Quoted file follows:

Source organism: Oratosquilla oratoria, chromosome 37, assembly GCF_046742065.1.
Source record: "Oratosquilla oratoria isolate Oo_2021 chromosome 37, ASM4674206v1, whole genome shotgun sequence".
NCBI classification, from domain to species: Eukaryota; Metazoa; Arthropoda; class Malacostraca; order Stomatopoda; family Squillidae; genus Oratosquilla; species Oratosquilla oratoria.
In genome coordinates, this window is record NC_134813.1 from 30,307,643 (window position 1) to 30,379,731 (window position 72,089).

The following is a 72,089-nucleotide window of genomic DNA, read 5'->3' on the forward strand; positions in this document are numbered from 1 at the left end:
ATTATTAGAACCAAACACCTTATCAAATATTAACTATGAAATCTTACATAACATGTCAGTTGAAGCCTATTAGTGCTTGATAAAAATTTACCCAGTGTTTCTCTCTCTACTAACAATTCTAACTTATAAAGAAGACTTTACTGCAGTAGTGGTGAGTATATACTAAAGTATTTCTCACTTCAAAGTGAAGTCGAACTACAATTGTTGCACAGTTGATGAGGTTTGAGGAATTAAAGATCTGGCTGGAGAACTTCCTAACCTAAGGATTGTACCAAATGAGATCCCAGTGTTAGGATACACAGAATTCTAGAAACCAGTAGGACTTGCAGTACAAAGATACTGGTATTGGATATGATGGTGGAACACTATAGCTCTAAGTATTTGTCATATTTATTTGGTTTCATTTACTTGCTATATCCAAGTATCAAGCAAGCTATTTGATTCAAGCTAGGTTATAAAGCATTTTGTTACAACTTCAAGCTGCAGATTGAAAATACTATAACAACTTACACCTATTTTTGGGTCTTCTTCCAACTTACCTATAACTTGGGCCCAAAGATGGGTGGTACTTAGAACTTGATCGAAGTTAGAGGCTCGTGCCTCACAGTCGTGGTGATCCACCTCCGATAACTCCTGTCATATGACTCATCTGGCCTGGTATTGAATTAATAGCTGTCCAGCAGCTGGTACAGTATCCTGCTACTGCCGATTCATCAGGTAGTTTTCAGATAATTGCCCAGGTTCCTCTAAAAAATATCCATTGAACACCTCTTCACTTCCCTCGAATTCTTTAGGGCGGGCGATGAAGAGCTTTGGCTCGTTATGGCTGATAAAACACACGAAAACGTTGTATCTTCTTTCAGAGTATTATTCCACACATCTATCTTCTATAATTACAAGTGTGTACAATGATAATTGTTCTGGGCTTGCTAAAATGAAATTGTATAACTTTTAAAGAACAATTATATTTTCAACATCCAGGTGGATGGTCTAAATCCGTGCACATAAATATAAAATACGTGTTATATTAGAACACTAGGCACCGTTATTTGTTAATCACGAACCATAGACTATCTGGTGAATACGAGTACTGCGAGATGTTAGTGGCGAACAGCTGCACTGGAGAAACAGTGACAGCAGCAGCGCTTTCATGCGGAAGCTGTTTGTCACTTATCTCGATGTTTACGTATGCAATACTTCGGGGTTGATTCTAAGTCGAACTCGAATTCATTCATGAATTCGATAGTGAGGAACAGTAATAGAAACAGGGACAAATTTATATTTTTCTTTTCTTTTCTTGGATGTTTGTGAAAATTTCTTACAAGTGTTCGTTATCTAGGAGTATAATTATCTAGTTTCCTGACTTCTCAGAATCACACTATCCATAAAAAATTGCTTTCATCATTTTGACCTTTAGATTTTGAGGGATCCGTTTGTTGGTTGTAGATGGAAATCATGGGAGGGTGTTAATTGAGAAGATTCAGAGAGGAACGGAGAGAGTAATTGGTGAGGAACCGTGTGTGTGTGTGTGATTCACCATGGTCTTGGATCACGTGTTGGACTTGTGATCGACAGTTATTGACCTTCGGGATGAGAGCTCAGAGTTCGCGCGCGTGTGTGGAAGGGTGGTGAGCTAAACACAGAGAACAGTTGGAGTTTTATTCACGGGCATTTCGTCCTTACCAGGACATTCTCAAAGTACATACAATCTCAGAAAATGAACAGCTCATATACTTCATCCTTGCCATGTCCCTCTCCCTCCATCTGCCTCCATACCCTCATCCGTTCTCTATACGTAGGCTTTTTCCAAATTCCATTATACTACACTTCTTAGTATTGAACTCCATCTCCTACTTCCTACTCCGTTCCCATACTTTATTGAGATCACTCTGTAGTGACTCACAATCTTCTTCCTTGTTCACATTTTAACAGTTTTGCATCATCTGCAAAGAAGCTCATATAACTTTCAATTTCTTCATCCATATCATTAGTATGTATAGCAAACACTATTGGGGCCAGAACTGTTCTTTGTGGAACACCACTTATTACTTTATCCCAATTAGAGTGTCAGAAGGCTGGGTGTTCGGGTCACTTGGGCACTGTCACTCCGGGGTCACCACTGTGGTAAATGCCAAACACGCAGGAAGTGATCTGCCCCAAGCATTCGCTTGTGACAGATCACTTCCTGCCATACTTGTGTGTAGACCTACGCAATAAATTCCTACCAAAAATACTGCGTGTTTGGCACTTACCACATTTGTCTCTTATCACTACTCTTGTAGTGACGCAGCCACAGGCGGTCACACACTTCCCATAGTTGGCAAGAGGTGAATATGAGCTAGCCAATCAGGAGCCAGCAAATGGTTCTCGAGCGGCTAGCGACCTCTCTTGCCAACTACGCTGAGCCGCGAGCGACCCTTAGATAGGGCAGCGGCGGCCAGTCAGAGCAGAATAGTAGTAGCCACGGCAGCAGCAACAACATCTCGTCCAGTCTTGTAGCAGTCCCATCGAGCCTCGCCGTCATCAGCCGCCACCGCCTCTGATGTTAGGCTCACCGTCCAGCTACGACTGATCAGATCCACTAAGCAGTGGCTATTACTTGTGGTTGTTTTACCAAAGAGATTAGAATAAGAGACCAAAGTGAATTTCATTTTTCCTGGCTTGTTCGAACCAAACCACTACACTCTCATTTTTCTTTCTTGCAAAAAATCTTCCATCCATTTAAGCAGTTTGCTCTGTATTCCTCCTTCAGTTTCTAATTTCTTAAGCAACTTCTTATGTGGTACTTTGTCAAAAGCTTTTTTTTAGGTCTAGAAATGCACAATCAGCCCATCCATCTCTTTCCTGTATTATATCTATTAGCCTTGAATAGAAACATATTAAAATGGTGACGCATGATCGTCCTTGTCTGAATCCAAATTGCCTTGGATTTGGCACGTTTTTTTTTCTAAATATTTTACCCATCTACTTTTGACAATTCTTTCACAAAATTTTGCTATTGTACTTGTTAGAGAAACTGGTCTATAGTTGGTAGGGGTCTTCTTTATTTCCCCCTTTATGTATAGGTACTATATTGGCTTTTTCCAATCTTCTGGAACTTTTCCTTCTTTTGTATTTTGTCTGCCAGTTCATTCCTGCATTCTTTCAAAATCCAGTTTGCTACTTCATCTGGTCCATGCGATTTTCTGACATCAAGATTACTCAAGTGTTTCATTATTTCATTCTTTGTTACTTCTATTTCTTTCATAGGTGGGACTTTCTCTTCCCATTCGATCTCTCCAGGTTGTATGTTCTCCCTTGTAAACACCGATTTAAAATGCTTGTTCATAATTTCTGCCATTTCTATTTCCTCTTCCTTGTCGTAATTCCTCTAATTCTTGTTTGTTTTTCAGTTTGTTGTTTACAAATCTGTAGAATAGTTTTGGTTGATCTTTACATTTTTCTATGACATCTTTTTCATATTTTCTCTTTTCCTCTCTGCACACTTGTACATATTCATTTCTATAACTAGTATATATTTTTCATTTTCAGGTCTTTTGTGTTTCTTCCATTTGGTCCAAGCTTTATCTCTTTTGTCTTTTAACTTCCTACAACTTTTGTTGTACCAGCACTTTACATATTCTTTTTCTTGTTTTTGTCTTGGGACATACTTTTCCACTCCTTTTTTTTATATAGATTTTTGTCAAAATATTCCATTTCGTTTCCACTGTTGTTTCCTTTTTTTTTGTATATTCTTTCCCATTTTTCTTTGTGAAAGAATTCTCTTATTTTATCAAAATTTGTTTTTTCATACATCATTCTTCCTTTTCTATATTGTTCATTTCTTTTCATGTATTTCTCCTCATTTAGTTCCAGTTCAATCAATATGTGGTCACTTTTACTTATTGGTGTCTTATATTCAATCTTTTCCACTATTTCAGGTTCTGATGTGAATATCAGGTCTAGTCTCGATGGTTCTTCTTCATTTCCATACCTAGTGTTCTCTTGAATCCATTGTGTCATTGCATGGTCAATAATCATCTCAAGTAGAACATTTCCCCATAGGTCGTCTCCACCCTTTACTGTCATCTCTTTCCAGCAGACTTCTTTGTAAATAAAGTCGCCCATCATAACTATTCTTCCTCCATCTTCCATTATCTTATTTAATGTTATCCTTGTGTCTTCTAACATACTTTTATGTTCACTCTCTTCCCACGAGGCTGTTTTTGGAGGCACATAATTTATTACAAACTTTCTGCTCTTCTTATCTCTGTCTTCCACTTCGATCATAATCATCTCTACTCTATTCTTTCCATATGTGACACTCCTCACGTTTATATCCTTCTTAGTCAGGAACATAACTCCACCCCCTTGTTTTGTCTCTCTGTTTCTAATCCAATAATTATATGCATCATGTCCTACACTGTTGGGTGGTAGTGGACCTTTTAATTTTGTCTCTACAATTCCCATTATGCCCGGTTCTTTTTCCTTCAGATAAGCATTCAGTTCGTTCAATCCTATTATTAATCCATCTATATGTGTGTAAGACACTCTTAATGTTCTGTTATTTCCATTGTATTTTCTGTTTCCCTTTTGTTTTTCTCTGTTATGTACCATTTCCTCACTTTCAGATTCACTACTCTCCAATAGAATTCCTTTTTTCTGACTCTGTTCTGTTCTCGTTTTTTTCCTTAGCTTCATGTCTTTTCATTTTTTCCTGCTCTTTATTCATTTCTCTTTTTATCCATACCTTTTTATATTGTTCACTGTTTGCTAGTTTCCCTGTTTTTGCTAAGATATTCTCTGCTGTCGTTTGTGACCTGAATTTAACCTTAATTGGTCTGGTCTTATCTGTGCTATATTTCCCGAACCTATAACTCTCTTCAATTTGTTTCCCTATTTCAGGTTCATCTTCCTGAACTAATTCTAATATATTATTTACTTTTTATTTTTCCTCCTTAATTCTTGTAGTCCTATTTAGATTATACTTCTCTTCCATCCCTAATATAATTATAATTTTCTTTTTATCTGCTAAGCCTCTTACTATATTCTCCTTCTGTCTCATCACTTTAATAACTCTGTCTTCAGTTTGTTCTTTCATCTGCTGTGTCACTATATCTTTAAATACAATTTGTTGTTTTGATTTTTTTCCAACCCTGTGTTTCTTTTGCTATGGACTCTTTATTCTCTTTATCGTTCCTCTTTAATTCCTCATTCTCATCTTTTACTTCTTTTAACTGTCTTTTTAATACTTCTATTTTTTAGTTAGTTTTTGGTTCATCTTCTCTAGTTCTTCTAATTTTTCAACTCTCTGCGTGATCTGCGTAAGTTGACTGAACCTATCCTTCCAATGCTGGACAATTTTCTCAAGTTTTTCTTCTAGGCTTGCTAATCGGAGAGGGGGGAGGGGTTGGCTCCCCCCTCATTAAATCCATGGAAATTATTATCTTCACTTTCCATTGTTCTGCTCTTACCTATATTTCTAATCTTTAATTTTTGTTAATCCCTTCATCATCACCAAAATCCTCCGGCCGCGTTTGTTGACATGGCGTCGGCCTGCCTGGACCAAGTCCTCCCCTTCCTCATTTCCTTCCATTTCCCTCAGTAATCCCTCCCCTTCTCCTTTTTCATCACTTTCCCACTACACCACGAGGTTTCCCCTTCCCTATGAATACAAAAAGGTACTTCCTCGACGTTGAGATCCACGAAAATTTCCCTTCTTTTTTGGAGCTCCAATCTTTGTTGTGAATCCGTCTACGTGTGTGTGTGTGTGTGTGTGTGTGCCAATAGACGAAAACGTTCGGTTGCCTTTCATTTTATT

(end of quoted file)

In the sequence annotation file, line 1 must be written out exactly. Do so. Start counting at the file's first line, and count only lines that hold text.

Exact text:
Source organism: Oratosquilla oratoria, chromosome 37, assembly GCF_046742065.1.